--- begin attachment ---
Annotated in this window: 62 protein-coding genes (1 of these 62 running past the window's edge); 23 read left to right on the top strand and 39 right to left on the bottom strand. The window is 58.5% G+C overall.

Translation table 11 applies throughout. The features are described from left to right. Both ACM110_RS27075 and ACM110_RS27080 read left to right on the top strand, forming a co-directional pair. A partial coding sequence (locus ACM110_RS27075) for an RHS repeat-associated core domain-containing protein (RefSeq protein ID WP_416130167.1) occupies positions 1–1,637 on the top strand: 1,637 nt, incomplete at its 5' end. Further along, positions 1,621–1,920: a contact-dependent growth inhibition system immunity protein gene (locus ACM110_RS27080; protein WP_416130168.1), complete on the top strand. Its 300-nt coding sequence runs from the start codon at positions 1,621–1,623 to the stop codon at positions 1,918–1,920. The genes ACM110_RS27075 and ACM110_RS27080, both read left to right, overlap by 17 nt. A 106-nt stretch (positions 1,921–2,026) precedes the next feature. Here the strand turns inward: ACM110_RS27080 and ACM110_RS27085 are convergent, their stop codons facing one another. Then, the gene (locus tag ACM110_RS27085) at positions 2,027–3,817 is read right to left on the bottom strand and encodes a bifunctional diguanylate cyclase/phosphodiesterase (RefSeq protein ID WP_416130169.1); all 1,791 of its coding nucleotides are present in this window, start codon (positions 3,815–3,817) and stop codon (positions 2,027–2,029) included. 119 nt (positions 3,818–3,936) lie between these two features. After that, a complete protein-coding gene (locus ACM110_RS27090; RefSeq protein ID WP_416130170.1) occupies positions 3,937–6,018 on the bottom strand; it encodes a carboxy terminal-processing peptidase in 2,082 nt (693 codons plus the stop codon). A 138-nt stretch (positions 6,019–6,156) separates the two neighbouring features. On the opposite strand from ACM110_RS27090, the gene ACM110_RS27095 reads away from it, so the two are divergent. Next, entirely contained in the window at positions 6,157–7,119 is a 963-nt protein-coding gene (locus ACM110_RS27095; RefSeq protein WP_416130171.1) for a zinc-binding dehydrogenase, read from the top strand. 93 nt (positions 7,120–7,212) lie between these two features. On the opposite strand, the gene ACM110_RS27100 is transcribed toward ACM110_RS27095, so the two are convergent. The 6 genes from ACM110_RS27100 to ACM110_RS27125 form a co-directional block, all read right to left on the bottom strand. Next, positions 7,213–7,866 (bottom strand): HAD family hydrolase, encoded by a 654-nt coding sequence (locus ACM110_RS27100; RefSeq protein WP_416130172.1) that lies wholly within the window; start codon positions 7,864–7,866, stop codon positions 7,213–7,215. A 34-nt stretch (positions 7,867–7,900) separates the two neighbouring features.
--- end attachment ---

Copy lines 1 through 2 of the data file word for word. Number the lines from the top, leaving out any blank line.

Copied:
Annotated in this window: 62 protein-coding genes (1 of these 62 running past the window's edge); 23 read left to right on the top strand and 39 right to left on the bottom strand. The window is 58.5% G+C overall.

Translation table 11 applies throughout. The features are described from left to right. Both ACM110_RS27075 and ACM110_RS27080 read left to right on the top strand, forming a co-directional pair. A partial coding sequence (locus ACM110_RS27075) for an RHS repeat-associated core domain-containing protein (RefSeq protein ID WP_416130167.1) occupies positions 1–1,637 on the top strand: 1,637 nt, incomplete at its 5' end. Further along, positions 1,621–1,920: a contact-dependent growth inhibition system immunity protein gene (locus ACM110_RS27080; protein WP_416130168.1), complete on the top strand. Its 300-nt coding sequence runs from the start codon at positions 1,621–1,623 to the stop codon at positions 1,918–1,920. The genes ACM110_RS27075 and ACM110_RS27080, both read left to right, overlap by 17 nt. A 106-nt stretch (positions 1,921–2,026) precedes the next feature. Here the strand turns inward: ACM110_RS27080 and ACM110_RS27085 are convergent, their stop codons facing one another. Then, the gene (locus tag ACM110_RS27085) at positions 2,027–3,817 is read right to left on the bottom strand and encodes a bifunctional diguanylate cyclase/phosphodiesterase (RefSeq protein ID WP_416130169.1); all 1,791 of its coding nucleotides are present in this window, start codon (positions 3,815–3,817) and stop codon (positions 2,027–2,029) included. 119 nt (positions 3,818–3,936) lie between these two features. After that, a complete protein-coding gene (locus ACM110_RS27090; RefSeq protein ID WP_416130170.1) occupies positions 3,937–6,018 on the bottom strand; it encodes a carboxy terminal-processing peptidase in 2,082 nt (693 codons plus the stop codon). A 138-nt stretch (positions 6,019–6,156) separates the two neighbouring features. On the opposite strand from ACM110_RS27090, the gene ACM110_RS27095 reads away from it, so the two are divergent. Next, entirely contained in the window at positions 6,157–7,119 is a 963-nt protein-coding gene (locus ACM110_RS27095; RefSeq protein WP_416130171.1) for a zinc-binding dehydrogenase, read from the top strand. 93 nt (positions 7,120–7,212) lie between these two features. On the opposite strand, the gene ACM110_RS27100 is transcribed toward ACM110_RS27095, so the two are convergent. The 6 genes from ACM110_RS27100 to ACM110_RS27125 form a co-directional block, all read right to left on the bottom strand. Next, positions 7,213–7,866 (bottom strand): HAD family hydrolase, encoded by a 654-nt coding sequence (locus ACM110_RS27100; RefSeq protein WP_416130172.1) that lies wholly within the window; start codon positions 7,864–7,866, stop codon positions 7,213–7,215. A 34-nt stretch (positions 7,867–7,900) separates the two neighbouring features.